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Sep 18

Can a Broken Heart Ever Heal?

Watch this short interview with Diane regarding this regression.

Penelope’s heart was poisoned with sadness. It would crush the joy out of her life for the rest of her days and darken her relationships with her husband and family. How could she recover from the loss of her youngest child? Could she ever let go of this grief even 150 years later? How could something like this remain hidden for so long?

Fast forward in time. Penelope was curious. She wanted to do a past-life regression to see what she might uncover. Sometimes being curious is exactly the state of mind needed to reveal important information.

Penelope was in her late forties and had never done this kind of work.

As I guided her into hypnosis, she easily slipped into a deep trance. In this deep, comfortable state, I led her into another life, another place.

I asked what she was wearing. She responded without hesitation; button-up shoes, a long black dress, long sleeves. She was in Great Britain, during the 1800’s. She told me she was married and had two children, a boy and a girl. The girl was about 13 years old and the boy was about nine.

Suddenly she started crying.

“What’s happening?” I asked.

“My son,” she sobbed. “He’s sick! Oh, God,” she wept, “my son died!”

She cried softly and I suggested that if it was too painful for her to experience this that she could rise up above the memory and look down on it, as if she were watching a movie. I suggested that she see the big picture of this event, and to tell me what happened as it unfolded.

Penelope said her son got sick and died, just like that, quickly, and there was nothing they could do. The ensuing pain overshadowed the rest of her days in that life.

Then she said her husband hugged her, trying to comfort her. I wanted her to move on, but she stopped me.

“I just want to feel his hug again,” she said.

After she came out of hypnosis we talked about what she had experienced. She told me that in those times, even married people didn’t show affection, and that she never felt her husband’s love until he hugged her after their son died.

She kept consciously going back to that singular loving embrace, cherishing the feeling of being loved.

Penelope was extremely thankful for that past life regression. She said she finally understood the relationship she had with a long-time boyfriend in her current lifetime. She said she loved him dearly, but she would not marry him and she didn’t understand why until we tapped into this memory.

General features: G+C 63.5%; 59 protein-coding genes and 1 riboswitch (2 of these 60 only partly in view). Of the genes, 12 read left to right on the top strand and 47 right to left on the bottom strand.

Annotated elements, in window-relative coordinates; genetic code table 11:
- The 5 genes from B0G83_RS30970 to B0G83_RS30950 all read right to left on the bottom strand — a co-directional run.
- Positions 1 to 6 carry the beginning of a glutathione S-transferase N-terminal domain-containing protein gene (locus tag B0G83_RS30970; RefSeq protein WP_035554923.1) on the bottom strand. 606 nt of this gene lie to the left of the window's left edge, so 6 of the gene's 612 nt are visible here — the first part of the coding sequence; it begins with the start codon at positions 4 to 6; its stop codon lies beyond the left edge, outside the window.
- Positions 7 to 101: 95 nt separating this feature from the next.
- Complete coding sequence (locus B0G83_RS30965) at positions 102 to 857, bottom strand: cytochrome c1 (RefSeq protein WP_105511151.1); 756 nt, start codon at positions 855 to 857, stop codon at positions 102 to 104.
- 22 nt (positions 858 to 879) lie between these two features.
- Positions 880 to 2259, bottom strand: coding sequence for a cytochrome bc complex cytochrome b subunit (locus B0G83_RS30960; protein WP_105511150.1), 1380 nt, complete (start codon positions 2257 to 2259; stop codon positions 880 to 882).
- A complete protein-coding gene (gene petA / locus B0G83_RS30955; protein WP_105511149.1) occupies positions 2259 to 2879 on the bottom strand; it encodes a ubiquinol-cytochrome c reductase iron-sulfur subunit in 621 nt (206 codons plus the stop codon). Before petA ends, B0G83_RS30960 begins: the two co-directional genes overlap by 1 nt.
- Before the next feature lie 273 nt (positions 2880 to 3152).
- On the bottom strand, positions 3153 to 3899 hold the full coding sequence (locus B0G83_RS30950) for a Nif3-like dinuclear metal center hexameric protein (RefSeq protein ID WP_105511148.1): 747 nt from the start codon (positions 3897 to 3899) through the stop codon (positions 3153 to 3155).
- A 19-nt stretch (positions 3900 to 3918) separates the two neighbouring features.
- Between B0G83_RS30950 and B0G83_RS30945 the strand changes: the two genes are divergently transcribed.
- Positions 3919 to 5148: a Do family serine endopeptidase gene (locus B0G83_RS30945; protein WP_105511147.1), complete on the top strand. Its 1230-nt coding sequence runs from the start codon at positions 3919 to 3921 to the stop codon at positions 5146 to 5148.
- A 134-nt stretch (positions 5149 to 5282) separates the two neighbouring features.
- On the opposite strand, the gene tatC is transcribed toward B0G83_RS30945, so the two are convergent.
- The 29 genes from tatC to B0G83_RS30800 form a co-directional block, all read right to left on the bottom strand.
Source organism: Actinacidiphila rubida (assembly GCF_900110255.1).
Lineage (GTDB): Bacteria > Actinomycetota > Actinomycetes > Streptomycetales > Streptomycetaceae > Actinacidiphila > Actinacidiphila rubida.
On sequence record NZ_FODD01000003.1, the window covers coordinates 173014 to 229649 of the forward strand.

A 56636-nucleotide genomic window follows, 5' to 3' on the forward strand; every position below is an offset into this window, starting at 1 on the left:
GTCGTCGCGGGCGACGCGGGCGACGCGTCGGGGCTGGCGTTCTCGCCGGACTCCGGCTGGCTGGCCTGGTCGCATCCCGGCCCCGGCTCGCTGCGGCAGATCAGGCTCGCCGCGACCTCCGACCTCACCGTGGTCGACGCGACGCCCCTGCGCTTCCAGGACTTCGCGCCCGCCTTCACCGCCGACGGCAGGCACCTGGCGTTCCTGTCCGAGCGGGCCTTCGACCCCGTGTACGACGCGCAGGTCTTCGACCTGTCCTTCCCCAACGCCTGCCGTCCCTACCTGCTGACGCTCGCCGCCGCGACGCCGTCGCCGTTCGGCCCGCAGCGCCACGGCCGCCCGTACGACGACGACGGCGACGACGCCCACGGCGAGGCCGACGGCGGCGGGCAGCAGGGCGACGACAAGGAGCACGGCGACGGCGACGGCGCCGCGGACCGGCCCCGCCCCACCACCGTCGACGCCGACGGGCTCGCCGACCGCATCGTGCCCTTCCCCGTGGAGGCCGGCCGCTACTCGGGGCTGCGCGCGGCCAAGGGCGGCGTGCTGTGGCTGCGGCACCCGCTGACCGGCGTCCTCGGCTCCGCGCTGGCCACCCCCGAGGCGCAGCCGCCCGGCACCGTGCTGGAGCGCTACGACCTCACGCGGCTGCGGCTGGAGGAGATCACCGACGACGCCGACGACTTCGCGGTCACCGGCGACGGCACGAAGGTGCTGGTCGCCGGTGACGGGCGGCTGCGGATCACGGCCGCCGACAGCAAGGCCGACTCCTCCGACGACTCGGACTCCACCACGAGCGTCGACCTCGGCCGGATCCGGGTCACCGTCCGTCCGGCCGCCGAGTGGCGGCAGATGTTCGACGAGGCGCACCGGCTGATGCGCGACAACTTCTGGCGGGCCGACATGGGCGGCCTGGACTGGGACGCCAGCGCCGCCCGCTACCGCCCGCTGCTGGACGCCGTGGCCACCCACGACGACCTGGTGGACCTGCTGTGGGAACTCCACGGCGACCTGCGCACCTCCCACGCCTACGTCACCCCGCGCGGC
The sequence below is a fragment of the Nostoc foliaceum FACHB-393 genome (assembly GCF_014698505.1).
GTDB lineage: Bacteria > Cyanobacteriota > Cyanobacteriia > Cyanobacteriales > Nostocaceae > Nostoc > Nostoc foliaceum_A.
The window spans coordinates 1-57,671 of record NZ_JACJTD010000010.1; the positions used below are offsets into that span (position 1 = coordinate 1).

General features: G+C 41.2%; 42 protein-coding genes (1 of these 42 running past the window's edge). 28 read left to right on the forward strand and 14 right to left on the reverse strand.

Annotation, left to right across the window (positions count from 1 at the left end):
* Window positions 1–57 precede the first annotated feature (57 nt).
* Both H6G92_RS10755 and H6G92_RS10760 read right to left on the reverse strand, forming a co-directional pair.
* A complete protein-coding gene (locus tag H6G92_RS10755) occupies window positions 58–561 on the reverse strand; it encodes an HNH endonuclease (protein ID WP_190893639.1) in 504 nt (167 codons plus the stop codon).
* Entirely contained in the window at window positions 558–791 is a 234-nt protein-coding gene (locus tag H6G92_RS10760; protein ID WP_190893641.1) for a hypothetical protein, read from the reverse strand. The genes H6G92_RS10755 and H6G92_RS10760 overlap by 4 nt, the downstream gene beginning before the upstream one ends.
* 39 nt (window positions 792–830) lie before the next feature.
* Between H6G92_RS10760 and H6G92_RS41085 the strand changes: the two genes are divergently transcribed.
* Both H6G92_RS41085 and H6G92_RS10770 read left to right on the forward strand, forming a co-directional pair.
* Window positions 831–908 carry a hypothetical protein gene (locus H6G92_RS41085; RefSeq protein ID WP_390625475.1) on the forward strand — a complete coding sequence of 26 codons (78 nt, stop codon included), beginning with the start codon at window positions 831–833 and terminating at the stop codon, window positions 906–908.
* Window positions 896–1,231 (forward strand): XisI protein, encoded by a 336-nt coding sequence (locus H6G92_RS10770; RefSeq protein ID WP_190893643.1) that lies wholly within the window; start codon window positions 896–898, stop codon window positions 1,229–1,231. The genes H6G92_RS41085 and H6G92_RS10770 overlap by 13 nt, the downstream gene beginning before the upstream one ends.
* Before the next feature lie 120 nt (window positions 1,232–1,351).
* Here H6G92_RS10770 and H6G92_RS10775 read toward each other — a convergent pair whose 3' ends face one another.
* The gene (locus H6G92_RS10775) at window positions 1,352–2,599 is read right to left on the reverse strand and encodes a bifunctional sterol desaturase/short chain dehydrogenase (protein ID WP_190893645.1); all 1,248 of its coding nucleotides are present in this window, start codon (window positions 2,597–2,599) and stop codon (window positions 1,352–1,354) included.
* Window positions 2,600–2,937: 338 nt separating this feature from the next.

During her college years, she had an on-and-off engagement with a man she really loved, but couldn’t bring herself to marry. She never knew why until the session with me. Her old boyfriend was her husband back in Great Britain, and her unconscious mind associated the inner torment of her son’s death with him. That’s why she couldn’t marry him. It wasn’t anything he had done wrong in the present, it was that her pain in the past was associated with him, and on an unconscious level, she couldn’t bring herself to connect with that grief.

She said that after her son died in that lifetime, she never felt happy again. Her daughter had grown up and married, and she continued to go through the motions of daily living, but the dark and painful chasm in her soul was never healed.

After the regression Penelope marveled at finally finding the reason she couldn’t marry her old boyfriend.

Now I understand,” she said. “It finally makes sense. Now I can stop thinking about him.” She couldn’t stop thanking me for helping her to let go of that old obsession.

She had thought about her old boyfriend every single day up to that point, even though she was now happily married and had a son. She just couldn’t understand, until she experienced the regression, why she stopped herself from marrying her old flame.

It’s also interesting to note that Penelope was unable to have children of her own in her current life. She and her current husband adopted a baby boy and were happy with their choices.

We will never know if her inability to conceive was also related to the grief of losing her son back then, but one cannot help but wonder.

One thing is for certain, Penelope is free from the unconscious pain she had associated with her former fiancé.

Finally, after a century and a half, her relationship has healed.

 

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